Everybody wants to feel valued. When I speak, I want my remarks to be noticed. If I participate, I want my efforts to matter. But present day conveniences allow for inertia to leave me feeling fully engaged. Checking Facebook, Twitter, YouTube, emails, texts, Instagram and auto reminders from several meet up groups…I am blitzed with interaction – all this from the predawn comfort of my bed! Choosing between cozy fireside TV binge watching or getting out into the cold winter air to grow my character… I admit I want external validation!!!
This public admission from the director of a robust volunteer program, 1,500 members strong and growing? Blasphemy! I am a paid cheerleader for stepping out of my safety zone, driving to a building filled with strangers and working on behalf of people you don’t know. Volunteering is it’s own reward, right? As I perused the archives of E-volunteerism (an international volunteer association), Googled “volunteering”, surfed through LinkedIn’s Association of Volunteer Managers and finally reviewed McClelland & Atkinson’s Model for Motivation(1964), I came to the conclusion that predictable volunteer behaviors are – unpredictable!
A common theory in professional volunteer motivation is to reward or celebrate the volunteer cohort. At Loaves & Fishes, we serve people who are struggling to overcome food insecurity and are working to achieve self-sufficiency. As volunteers learn of their situations, it can be heart-wrenching. Therefore, I create happy reasons for volunteers to return. The Gold Star Club is for those that have given 100+ hours in a 12 month period, and our “Top 5” is a monthly list of volunteers with the most hours contributed.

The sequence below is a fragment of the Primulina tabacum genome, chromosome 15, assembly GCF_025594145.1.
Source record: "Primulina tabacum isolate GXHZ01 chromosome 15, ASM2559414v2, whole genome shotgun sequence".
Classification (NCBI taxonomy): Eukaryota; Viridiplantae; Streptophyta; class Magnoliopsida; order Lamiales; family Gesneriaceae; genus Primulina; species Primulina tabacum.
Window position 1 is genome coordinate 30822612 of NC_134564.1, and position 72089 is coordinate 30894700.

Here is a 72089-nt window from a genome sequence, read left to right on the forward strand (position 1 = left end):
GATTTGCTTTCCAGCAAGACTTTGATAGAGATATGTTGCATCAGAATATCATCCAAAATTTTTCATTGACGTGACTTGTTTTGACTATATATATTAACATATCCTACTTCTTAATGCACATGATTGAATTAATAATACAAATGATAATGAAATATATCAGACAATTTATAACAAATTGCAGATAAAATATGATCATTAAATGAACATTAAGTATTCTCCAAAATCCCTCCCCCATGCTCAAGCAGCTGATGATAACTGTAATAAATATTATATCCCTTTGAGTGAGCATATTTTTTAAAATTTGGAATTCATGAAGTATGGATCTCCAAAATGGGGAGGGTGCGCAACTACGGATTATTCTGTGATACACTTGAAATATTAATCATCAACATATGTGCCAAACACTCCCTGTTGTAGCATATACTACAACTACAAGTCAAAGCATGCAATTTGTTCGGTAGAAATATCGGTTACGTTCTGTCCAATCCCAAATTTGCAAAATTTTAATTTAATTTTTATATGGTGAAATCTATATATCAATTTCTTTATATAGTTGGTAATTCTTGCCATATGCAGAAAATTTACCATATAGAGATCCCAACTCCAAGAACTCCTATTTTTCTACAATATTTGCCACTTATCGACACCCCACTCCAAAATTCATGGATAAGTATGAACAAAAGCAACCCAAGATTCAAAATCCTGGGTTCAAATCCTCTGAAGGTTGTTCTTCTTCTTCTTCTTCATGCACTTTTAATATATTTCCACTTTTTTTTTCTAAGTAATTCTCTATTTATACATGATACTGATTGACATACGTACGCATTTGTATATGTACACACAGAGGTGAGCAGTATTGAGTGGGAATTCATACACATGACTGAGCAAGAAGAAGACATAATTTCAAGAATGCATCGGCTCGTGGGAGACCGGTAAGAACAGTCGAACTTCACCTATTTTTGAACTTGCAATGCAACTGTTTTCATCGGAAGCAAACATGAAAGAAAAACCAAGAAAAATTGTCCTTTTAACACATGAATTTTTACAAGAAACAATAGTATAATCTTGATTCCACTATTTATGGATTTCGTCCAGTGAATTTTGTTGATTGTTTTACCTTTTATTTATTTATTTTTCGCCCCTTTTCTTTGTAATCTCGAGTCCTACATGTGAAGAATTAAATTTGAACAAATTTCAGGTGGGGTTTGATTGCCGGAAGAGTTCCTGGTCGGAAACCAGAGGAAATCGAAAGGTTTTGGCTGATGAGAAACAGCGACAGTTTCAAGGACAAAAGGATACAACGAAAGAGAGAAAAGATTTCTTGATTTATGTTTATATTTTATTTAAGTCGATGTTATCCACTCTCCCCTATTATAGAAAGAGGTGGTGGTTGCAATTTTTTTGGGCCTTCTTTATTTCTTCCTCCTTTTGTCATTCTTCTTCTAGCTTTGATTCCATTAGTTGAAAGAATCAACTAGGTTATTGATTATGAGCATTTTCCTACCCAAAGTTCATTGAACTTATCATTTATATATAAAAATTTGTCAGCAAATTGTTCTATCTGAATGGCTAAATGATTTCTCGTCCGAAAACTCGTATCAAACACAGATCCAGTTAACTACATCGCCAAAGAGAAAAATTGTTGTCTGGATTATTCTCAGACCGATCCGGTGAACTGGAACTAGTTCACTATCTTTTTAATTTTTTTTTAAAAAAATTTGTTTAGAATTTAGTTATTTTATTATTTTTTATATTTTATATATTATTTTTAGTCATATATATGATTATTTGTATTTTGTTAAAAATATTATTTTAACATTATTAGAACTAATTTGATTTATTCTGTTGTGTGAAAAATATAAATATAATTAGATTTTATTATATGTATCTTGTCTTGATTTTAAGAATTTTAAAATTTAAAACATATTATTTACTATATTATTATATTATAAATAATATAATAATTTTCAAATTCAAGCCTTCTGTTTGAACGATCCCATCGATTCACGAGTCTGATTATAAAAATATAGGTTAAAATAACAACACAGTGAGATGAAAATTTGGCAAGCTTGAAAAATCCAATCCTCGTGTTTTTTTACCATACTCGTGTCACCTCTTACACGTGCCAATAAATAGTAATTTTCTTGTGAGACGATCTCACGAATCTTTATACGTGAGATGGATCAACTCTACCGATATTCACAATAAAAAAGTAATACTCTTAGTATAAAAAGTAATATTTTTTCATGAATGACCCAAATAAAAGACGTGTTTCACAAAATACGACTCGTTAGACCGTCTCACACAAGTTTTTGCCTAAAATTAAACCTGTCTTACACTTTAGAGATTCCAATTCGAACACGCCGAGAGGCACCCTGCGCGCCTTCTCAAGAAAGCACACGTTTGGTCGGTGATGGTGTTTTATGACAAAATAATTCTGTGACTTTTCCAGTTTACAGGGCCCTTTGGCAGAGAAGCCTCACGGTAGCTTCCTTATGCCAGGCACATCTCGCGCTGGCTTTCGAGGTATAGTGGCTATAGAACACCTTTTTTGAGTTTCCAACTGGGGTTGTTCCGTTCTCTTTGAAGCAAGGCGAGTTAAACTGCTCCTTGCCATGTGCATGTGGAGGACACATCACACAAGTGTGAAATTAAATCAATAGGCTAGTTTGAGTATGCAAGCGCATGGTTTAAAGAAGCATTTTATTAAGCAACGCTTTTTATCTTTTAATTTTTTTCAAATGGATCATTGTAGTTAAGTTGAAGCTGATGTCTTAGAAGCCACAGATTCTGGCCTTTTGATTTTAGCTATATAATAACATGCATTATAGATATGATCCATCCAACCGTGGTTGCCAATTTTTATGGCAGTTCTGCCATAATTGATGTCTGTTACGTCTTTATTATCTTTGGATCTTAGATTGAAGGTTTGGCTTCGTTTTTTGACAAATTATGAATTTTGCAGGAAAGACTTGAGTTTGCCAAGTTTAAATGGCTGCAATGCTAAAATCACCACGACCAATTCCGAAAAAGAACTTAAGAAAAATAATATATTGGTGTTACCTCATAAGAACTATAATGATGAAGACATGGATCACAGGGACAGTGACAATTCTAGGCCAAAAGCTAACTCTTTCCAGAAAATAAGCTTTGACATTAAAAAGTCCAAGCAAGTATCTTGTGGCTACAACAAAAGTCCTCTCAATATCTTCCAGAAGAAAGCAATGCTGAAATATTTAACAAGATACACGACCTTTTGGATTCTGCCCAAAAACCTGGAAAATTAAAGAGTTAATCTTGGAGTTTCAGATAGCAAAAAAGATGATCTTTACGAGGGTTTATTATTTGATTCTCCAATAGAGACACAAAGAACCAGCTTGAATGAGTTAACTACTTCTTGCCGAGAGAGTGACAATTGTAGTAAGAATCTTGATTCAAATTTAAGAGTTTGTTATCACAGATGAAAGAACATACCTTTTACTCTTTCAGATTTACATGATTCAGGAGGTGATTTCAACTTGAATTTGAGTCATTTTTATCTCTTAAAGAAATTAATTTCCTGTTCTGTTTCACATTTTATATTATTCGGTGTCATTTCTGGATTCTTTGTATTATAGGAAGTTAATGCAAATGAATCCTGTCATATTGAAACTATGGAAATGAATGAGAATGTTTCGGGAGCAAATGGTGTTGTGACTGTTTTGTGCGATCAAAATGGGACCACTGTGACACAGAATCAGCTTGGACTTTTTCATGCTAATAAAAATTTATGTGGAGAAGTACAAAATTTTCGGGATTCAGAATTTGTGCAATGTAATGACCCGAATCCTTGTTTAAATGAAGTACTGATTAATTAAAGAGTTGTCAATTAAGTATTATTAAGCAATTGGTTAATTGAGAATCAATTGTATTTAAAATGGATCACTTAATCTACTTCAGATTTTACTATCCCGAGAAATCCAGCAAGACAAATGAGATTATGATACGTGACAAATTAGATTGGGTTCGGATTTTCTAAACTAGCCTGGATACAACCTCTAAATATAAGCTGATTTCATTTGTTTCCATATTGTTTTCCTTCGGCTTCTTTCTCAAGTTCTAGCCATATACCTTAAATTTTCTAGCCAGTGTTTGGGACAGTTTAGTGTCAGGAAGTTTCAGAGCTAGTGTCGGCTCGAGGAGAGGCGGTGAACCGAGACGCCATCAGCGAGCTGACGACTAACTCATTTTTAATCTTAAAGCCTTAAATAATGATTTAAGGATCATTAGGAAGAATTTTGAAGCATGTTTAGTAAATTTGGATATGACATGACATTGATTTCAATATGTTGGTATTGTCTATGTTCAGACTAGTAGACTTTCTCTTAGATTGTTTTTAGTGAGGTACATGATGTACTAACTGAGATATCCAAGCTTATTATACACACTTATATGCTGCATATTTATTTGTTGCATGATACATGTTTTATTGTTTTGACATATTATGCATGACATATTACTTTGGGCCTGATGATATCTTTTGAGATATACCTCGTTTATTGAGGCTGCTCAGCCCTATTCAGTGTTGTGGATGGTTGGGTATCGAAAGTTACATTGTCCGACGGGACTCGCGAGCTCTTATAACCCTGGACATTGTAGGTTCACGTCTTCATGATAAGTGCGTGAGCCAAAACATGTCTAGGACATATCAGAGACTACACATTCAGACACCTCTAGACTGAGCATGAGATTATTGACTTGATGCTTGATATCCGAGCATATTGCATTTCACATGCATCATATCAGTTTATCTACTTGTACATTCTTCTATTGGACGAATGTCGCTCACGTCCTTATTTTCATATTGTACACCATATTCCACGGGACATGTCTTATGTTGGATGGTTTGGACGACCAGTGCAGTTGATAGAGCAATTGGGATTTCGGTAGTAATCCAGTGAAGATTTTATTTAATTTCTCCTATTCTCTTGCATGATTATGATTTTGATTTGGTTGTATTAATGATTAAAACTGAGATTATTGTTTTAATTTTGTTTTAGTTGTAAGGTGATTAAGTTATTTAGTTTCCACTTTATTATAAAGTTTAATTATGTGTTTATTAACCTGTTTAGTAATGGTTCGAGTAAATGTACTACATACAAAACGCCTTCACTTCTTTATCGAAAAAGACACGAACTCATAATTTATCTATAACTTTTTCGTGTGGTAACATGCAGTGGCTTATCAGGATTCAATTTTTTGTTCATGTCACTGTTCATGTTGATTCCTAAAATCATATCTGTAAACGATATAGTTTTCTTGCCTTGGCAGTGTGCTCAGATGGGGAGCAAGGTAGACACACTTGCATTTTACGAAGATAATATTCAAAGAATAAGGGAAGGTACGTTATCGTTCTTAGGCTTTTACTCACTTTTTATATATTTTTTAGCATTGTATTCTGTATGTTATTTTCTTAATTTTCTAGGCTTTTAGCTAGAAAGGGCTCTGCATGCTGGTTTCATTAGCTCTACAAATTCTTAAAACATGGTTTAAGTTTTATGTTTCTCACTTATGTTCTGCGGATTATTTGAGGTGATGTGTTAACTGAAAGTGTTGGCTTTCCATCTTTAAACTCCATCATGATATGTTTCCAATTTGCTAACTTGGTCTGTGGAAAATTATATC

Parties are a great way to celebrate the efforts of our volunteers. Our annual picnic boasts food, drink, music, and prizes. For Volunteer Appreciation Week 2014, we honored our volunteers by throwing pizza parties, presenting a gratitude video and creating a rotating photo wall. Also in the past year, we have invited our volunteers to baseball outings, shows at the theater, beer festivals, 18 holes of golf and bowling. Our building is no longer filled with strangers, we have become better acquainted with each other to create a friendly atmosphere.
But are these celebrations what brings our volunteers back? Are the parties, gold stars, and frequent group outings what spurs a 91 year old man to volunteer for 3 hours of standing as he passes out food? Does a family of 5 return every week to volunteer outside in parking, at a table sorting vegetables or restocking shelves because they can earn a gold star? When I see a working mom volunteering with their busy teen, I know they don’t have time to come to our socials….yet they keep coming back.
Maybe volunteering really is it’s own reward.
Director of Volunteer Engagement